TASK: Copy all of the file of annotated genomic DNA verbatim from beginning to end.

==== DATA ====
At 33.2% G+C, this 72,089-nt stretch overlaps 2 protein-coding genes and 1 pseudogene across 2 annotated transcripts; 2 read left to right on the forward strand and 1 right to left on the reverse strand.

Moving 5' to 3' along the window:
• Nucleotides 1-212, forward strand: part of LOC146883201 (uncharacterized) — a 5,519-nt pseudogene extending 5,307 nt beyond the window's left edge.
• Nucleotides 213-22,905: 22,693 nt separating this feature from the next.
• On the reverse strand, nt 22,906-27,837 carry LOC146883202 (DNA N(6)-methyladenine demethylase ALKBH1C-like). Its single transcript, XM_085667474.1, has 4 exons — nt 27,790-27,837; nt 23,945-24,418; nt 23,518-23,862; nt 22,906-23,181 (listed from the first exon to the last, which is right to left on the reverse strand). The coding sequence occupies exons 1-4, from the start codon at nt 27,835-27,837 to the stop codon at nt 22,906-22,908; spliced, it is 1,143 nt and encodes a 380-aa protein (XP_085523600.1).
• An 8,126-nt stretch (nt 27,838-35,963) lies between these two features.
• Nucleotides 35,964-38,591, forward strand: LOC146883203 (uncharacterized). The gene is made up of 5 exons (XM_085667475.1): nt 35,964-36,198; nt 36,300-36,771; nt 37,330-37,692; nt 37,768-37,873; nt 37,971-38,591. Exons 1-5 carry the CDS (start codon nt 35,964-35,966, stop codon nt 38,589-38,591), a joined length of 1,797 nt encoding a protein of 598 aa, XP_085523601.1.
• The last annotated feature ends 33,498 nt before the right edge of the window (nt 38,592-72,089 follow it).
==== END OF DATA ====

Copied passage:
At 33.2% G+C, this 72,089-nt stretch overlaps 2 protein-coding genes and 1 pseudogene across 2 annotated transcripts; 2 read left to right on the forward strand and 1 right to left on the reverse strand.

Moving 5' to 3' along the window:
• Nucleotides 1-212, forward strand: part of LOC146883201 (uncharacterized) — a 5,519-nt pseudogene extending 5,307 nt beyond the window's left edge.
• Nucleotides 213-22,905: 22,693 nt separating this feature from the next.
• On the reverse strand, nt 22,906-27,837 carry LOC146883202 (DNA N(6)-methyladenine demethylase ALKBH1C-like). Its single transcript, XM_085667474.1, has 4 exons — nt 27,790-27,837; nt 23,945-24,418; nt 23,518-23,862; nt 22,906-23,181 (listed from the first exon to the last, which is right to left on the reverse strand). The coding sequence occupies exons 1-4, from the start codon at nt 27,835-27,837 to the stop codon at nt 22,906-22,908; spliced, it is 1,143 nt and encodes a 380-aa protein (XP_085523600.1).
• An 8,126-nt stretch (nt 27,838-35,963) lies between these two features.
• Nucleotides 35,964-38,591, forward strand: LOC146883203 (uncharacterized). The gene is made up of 5 exons (XM_085667475.1): nt 35,964-36,198; nt 36,300-36,771; nt 37,330-37,692; nt 37,768-37,873; nt 37,971-38,591. Exons 1-5 carry the CDS (start codon nt 35,964-35,966, stop codon nt 38,589-38,591), a joined length of 1,797 nt encoding a protein of 598 aa, XP_085523601.1.
• The last annotated feature ends 33,498 nt before the right edge of the window (nt 38,592-72,089 follow it).